Animal Science, Department of


Date of this Version



Published in 2021 Nebraska Beef Cattle Report, University of Nebraska Extension Publication MP110


Copyright © 2020 The Board of Regents of the University of Nebraska.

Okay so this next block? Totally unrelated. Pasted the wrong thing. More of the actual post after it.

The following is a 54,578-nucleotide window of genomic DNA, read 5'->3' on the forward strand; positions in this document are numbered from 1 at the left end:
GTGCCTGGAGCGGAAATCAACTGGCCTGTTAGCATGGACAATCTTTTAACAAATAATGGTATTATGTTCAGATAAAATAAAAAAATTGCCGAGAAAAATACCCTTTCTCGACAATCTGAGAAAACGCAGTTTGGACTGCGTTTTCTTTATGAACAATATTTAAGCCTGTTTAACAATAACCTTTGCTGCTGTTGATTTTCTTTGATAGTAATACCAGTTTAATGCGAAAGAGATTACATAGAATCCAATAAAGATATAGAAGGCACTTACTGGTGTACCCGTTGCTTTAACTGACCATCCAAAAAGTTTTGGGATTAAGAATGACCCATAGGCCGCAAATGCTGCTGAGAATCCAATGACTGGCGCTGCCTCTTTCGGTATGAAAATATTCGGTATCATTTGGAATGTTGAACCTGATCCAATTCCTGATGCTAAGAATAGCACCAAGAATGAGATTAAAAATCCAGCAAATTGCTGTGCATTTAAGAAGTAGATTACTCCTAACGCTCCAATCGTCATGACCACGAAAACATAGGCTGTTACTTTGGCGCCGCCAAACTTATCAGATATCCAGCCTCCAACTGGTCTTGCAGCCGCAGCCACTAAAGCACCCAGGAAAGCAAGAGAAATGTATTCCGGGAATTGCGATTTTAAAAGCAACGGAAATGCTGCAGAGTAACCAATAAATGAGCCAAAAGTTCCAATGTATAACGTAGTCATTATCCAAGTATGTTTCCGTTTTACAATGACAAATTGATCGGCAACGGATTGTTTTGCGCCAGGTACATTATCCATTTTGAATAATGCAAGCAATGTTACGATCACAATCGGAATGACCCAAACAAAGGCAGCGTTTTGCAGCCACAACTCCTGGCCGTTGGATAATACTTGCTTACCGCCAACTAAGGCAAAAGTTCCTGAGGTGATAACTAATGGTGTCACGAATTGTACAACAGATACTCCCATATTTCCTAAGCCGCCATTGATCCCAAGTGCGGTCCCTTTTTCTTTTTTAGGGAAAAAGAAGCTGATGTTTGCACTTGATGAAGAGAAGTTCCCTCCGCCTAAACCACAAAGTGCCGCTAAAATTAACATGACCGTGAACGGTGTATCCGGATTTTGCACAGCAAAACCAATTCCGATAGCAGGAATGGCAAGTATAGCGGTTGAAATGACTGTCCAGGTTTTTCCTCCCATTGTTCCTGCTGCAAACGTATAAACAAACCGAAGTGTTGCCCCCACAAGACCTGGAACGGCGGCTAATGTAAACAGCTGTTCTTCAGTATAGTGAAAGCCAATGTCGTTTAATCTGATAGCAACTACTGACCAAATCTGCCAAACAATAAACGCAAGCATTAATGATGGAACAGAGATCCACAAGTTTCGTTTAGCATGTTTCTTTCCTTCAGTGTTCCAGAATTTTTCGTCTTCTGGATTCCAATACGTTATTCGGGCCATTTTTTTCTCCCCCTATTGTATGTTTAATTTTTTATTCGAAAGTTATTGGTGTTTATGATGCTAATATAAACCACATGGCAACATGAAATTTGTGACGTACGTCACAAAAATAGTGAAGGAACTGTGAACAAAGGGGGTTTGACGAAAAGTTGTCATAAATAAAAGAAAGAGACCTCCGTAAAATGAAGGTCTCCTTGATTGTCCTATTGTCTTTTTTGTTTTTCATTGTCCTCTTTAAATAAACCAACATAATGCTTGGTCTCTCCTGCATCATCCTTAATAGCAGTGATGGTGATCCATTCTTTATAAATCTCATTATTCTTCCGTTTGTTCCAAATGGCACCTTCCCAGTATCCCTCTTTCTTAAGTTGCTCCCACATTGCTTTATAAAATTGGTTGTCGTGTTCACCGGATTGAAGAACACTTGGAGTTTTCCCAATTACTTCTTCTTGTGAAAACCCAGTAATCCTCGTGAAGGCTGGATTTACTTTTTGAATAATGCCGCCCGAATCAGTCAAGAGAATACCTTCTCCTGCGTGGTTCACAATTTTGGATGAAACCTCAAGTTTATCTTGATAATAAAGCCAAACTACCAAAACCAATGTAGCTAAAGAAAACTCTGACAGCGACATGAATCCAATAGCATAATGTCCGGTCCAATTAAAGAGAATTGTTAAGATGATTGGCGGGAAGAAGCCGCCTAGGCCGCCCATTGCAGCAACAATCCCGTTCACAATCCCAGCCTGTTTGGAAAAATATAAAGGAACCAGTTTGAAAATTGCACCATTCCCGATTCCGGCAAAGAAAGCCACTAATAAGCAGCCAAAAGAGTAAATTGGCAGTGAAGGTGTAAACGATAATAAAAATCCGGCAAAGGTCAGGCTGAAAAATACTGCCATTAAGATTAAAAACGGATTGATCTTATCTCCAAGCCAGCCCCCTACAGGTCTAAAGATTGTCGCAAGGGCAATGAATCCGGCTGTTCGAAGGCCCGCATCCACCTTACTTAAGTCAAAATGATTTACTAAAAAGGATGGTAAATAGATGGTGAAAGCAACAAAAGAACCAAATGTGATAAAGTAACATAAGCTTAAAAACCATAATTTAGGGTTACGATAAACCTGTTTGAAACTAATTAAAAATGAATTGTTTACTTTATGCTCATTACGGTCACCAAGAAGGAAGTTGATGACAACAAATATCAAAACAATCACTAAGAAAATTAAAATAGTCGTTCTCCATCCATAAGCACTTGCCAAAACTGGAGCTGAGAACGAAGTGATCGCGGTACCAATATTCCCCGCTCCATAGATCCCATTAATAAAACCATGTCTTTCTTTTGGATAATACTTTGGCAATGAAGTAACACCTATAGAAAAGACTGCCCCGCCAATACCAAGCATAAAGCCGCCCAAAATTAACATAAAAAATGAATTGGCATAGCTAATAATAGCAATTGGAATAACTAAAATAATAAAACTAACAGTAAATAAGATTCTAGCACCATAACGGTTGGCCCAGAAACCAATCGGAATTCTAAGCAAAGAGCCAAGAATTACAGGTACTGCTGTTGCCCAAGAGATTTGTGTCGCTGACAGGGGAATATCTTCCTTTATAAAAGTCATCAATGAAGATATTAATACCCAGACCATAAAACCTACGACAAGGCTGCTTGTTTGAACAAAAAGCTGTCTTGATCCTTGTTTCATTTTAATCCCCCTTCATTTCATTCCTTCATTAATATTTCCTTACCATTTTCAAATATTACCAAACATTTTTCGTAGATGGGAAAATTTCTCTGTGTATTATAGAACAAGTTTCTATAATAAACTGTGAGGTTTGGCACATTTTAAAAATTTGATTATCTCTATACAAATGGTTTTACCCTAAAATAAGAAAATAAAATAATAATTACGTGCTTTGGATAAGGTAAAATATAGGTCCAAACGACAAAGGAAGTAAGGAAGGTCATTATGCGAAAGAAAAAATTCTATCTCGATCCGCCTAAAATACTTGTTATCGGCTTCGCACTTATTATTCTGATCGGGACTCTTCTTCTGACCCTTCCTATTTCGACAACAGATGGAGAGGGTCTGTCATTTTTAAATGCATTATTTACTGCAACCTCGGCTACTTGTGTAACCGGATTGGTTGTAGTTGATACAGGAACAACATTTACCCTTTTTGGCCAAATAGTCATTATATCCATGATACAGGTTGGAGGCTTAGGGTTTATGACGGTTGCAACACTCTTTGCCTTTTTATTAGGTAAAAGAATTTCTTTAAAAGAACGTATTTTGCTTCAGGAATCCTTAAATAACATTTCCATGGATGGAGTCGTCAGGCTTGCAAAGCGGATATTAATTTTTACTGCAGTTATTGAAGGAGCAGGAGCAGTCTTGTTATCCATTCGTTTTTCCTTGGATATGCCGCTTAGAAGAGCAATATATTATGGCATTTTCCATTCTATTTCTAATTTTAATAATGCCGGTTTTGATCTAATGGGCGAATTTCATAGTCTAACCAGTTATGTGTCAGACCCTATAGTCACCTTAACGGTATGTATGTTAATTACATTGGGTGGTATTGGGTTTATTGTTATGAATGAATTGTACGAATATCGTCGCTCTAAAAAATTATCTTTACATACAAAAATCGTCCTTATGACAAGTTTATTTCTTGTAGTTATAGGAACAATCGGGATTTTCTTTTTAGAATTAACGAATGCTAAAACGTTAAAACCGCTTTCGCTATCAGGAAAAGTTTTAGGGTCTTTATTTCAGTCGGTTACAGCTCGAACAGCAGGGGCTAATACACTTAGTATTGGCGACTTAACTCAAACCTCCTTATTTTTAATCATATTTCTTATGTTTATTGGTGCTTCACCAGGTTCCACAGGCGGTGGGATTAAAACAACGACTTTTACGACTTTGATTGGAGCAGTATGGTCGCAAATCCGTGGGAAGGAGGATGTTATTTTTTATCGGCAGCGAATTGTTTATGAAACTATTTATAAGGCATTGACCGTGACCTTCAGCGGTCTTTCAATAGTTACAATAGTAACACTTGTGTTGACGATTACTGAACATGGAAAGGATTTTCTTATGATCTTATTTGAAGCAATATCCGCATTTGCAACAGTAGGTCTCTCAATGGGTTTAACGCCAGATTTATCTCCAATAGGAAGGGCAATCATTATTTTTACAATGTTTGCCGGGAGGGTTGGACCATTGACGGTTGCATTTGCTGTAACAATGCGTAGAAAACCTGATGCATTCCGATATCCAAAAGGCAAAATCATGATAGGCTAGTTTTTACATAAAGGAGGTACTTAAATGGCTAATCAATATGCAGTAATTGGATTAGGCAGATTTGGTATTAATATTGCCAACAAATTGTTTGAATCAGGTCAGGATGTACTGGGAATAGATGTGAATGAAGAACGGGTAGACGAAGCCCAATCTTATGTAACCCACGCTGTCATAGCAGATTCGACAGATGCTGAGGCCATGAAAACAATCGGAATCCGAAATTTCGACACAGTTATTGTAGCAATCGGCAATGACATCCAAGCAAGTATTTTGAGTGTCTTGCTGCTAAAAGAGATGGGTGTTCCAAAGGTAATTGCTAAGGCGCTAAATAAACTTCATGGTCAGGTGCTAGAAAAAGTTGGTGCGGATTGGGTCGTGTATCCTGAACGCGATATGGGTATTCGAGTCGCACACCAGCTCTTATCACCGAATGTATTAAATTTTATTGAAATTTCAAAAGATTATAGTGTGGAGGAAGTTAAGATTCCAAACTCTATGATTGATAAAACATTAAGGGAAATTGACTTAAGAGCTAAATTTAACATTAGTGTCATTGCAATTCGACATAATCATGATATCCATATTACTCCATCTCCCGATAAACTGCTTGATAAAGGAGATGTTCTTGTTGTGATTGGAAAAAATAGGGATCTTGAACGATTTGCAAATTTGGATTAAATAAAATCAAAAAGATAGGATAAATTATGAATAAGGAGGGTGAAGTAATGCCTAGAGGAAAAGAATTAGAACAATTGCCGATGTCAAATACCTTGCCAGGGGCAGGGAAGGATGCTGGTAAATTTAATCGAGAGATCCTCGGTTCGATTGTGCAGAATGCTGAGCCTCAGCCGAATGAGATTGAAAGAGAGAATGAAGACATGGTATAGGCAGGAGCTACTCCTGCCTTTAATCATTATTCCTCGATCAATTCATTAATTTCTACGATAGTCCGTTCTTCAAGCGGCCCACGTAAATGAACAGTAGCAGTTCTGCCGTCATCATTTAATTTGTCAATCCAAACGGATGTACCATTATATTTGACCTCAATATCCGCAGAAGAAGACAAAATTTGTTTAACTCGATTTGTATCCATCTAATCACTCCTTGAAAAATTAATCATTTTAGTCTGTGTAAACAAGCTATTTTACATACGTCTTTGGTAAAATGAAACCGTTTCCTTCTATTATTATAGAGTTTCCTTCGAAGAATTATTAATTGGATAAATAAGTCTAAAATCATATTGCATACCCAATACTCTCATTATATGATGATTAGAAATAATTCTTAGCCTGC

In nearly every production environment, there are opportunities to capture profits if waste streams can be further processed or enhanced to create “value added” products. Animal feeding operations in Nebraska generate significant amounts of manure that are considered as a “waste” product. Additionally, Eastern red cedar (Juniperus virginiana) encroachment into grazing land has become an economic and ecological threat, reducing forage production, fragmenting wildlife habitats, and increasing the risk and severity of wild fires. Value- added uses for cedar woodchips are being sought by the Nebraska Forest Service and other agencies to promote tree management by landowners. Using manure and cedar mulch individually or in combination as soil amendments on agricultural crop land was proposed by farmers in the Middle Niobrara Natural Resource District to assess their impacts on soil health and crop productivity. On- farm research studies were initiated during 2019 at four locations across the state of Nebraska and two more sites were added in 2020. The goal is to document and demonstrate the effects of land applied manure and cedar mulch on agronomic, economic and soil health variables in corn fields under different agro-climatic conditions. Results from the 2019 cropping season indicate that pre- plant applications of beef manure can make significant contributions of nitrogen (N), phosphorus (P) and potassium (K) and K in crop fields without compromising yield, constituting a reliable resource to replace inorganic fertilizers. Depending on initial soil quality, manure also increased soil organic matter (SOM) concentration, pH, and electrical conductivity (EC). Surface applications of cedar mulch did not promote soil acidification or N immobilization, although it induced soil nitrate reduction in top soil layers when incorporated after crop harvest at one research site.